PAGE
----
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Active Directory

Active Directory is a campus-wide authentication directory that supports enterprise systems, provides contact information and scheduling integration, along with providing mechanisms for centralized desktop management. The BYU campus Active Directory environment provides the following benefits:

  • Log in with standard BYU netid and password - one login to remember
  • Password synced between AD and other campus services (email, MyBYU, software.byu.edu, etc)
  • Reduce overhead through standardization
  • Central rights management - rights to campus resources are granted from a single location
  • Improved services through centralized management (mapped department and personal drives, automatic printer installation, workstation updating and patching, etc)
  • Improve workstation security - limit who can and can't login
  • Backed up data on departmental and personal drives
  • Lower departmental cost because infrastructure is managed and maintained by LSIT
AD Naming Conventions
AD Conventions
Faculty Admin Access
Importing
Installing AD
AD Security Structure
Resource Management
Faculty Computers
Restrict Groups
RIC Lab AD Add

**Note: This KB was originally edited via this top-level text editor available on this page, NOT on the second-level editor (the one that brings up a new dialog) that is available from the top-right pencil icon.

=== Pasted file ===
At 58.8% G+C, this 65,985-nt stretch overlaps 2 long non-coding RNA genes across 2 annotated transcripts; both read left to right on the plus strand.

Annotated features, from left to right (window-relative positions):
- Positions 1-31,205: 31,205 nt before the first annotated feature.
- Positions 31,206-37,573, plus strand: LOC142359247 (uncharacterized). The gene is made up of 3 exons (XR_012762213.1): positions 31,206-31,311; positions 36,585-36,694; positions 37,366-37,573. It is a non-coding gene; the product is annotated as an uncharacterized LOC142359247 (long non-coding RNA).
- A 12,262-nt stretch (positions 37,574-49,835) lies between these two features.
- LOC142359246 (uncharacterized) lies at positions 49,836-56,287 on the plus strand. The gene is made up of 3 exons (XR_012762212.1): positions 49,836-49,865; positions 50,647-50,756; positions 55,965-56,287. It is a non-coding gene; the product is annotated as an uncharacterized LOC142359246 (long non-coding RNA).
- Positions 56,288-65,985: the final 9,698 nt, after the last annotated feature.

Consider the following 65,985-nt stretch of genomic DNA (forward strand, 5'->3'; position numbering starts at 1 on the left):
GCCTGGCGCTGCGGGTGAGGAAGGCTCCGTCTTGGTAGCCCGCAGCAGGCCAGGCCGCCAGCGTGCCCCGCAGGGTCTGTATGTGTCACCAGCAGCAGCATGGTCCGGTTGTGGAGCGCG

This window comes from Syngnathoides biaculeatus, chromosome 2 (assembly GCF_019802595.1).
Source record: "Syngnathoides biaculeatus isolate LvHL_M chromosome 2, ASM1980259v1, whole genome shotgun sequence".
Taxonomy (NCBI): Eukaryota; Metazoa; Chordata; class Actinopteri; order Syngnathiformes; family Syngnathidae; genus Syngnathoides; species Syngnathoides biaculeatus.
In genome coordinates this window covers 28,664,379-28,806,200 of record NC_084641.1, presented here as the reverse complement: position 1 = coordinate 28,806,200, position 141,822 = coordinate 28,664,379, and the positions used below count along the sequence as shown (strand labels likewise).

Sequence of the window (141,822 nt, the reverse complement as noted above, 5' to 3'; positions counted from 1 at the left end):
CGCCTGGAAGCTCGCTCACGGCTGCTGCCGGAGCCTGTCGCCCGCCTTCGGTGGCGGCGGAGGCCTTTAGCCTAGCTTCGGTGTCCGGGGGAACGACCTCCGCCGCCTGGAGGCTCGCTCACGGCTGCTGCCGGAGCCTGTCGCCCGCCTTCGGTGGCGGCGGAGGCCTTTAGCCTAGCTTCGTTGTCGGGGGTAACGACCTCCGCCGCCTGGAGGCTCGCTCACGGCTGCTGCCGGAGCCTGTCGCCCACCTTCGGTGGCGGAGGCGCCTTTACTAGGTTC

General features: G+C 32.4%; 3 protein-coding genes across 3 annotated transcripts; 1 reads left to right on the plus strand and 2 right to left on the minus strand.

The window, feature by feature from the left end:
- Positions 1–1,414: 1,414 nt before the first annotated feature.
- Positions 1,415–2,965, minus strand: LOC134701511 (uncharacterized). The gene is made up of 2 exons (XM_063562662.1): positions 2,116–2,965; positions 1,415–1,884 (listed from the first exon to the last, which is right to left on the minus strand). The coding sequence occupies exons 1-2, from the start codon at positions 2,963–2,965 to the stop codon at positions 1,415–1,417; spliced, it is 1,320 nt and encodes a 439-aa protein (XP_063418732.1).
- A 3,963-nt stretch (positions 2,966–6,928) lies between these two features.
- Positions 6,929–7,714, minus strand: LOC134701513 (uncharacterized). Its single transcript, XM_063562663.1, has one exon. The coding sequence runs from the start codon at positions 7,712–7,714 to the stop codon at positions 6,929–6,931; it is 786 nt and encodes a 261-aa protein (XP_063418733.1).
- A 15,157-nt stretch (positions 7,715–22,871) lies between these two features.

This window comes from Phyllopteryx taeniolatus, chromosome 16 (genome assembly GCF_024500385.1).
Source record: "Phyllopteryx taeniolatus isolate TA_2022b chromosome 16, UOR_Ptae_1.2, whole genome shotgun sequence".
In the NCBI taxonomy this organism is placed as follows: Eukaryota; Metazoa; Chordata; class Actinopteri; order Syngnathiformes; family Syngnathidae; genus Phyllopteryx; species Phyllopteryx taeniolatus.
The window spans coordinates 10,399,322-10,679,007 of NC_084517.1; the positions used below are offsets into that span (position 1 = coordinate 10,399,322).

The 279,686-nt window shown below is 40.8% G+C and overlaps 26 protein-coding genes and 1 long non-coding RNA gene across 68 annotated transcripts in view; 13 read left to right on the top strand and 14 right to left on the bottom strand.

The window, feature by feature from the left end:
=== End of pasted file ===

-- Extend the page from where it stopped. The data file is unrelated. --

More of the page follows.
Edited by Kyle Harline 6/5/19

Administrative Accounts

What You'll Need

ItemNaming Convention
1 Group Policy ObjectLFSCI-Admin-[Name of User/Group/Lab]
1 Security GroupLFSCI-Admin-[Name of User/Group/Lab]
1 or more Domain User Accounts[NetID]-admin
1 or more Domain Computer Accounts[ROOM][BLDG][#]

Shared Network Printers

What You'll Need

ItemNaming Convention
1 Group Policy ObjectLFSCI-Print-[BLDG] [ROOM] ([Name of Printer])
1 Security GroupLFSCI-Print-[BLDG] [ROOM] ([Name of Printer]) Users

Shared Network Storage

What You'll Need

ItemNaming Convention
1 Group Policy ObjectLFSCI-Admin-[Name of User/Group/Lab] )
1 Security GroupLFSCI-Admin[Name of User/Group/Lab] )
1 or more Domain User Accounts[NetID]-admin
1 or more Domain Computer Accounts[ROOM][BLDG][#]

Software Installation

What You'll Need

ItemNaming Convention
1 Group Policy ObjectLFSCI-Admin-[Name of User/Group/Lab] )
1 Security GroupLFSCI-Admin[Name of User/Group/Lab] )
1 or more Domain User Accounts[NetID]-admin
1 or more Domain Computer Accounts[ROOM][BLDG][#]

Interactive Logon Access

What You'll Need

ItemNaming Convention
1 Group Policy ObjectLFSCI-Admin-[Name of User/Group/Lab] )
1 Security GroupLFSCI-Admin[Name of User/Group/Lab] )
1 or more Domain User Accounts[NetID]-admin
1 or more Domain Computer Accounts[ROOM][BLDG][#]

Network Access

What You'll Need

ItemNaming Convention
1 Group Policy ObjectLFSCI-Admin-[Name of User/Group/Lab] )
1 Security GroupLFSCI-Admin[Name of User/Group/Lab] )
1 or more Domain User Accounts[NetID]-admin
1 or more Domain Computer Accounts[ROOM][BLDG][#]

Remote Desktop Connection Access

What You'll Need

ItemNaming Convention
1 Group Policy ObjectLFSCI-Admin-[Name of User/Group/Lab] )
1 Security GroupLFSCI-Admin[Name of User/Group/Lab] )
1 or more Domain User Accounts[NetID]-admin
1 or more Domain Computer Accounts[ROOM][BLDG][#]

University Mandated Conventions